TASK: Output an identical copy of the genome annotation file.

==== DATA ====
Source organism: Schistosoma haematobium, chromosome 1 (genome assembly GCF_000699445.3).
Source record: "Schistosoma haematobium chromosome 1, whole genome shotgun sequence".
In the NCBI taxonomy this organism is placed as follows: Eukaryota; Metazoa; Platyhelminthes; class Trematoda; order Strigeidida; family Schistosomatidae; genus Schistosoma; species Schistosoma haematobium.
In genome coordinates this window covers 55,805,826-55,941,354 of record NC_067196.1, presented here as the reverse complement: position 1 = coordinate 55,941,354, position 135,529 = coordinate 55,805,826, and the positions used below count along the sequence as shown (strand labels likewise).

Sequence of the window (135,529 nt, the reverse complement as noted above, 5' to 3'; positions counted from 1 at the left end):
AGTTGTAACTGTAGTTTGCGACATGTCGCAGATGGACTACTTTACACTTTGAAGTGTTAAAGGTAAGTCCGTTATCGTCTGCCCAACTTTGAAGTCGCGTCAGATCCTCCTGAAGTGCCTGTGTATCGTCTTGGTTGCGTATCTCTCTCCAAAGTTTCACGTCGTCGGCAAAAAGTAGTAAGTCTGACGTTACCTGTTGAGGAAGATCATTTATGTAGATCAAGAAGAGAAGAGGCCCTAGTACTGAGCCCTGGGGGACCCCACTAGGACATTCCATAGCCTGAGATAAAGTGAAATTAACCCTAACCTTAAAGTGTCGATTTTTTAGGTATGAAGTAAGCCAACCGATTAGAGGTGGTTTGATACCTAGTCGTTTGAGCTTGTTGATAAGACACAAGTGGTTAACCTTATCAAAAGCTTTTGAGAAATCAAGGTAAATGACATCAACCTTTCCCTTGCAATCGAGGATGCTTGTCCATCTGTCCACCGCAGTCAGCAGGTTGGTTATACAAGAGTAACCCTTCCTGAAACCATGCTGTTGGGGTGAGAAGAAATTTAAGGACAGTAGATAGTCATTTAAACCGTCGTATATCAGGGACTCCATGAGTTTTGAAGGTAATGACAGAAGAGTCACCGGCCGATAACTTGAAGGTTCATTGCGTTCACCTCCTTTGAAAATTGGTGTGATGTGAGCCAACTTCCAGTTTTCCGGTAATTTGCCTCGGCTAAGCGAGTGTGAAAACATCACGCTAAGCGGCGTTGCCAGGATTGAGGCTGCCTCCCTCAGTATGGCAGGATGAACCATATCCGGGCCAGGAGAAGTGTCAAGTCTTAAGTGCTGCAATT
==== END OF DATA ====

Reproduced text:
Source organism: Schistosoma haematobium, chromosome 1 (genome assembly GCF_000699445.3).
Source record: "Schistosoma haematobium chromosome 1, whole genome shotgun sequence".
In the NCBI taxonomy this organism is placed as follows: Eukaryota; Metazoa; Platyhelminthes; class Trematoda; order Strigeidida; family Schistosomatidae; genus Schistosoma; species Schistosoma haematobium.
In genome coordinates this window covers 55,805,826-55,941,354 of record NC_067196.1, presented here as the reverse complement: position 1 = coordinate 55,941,354, position 135,529 = coordinate 55,805,826, and the positions used below count along the sequence as shown (strand labels likewise).

Sequence of the window (135,529 nt, the reverse complement as noted above, 5' to 3'; positions counted from 1 at the left end):
AGTTGTAACTGTAGTTTGCGACATGTCGCAGATGGACTACTTTACACTTTGAAGTGTTAAAGGTAAGTCCGTTATCGTCTGCCCAACTTTGAAGTCGCGTCAGATCCTCCTGAAGTGCCTGTGTATCGTCTTGGTTGCGTATCTCTCTCCAAAGTTTCACGTCGTCGGCAAAAAGTAGTAAGTCTGACGTTACCTGTTGAGGAAGATCATTTATGTAGATCAAGAAGAGAAGAGGCCCTAGTACTGAGCCCTGGGGGACCCCACTAGGACATTCCATAGCCTGAGATAAAGTGAAATTAACCCTAACCTTAAAGTGTCGATTTTTTAGGTATGAAGTAAGCCAACCGATTAGAGGTGGTTTGATACCTAGTCGTTTGAGCTTGTTGATAAGACACAAGTGGTTAACCTTATCAAAAGCTTTTGAGAAATCAAGGTAAATGACATCAACCTTTCCCTTGCAATCGAGGATGCTTGTCCATCTGTCCACCGCAGTCAGCAGGTTGGTTATACAAGAGTAACCCTTCCTGAAACCATGCTGTTGGGGTGAGAAGAAATTTAAGGACAGTAGATAGTCATTTAAACCGTCGTATATCAGGGACTCCATGAGTTTTGAAGGTAATGACAGAAGAGTCACCGGCCGATAACTTGAAGGTTCATTGCGTTCACCTCCTTTGAAAATTGGTGTGATGTGAGCCAACTTCCAGTTTTCCGGTAATTTGCCTCGGCTAAGCGAGTGTGAAAACATCACGCTAAGCGGCGTTGCCAGGATTGAGGCTGCCTCCCTCAGTATGGCAGGATGAACCATATCCGGGCCAGGAGAAGTGTCAAGTCTTAAGTGCTGCAATT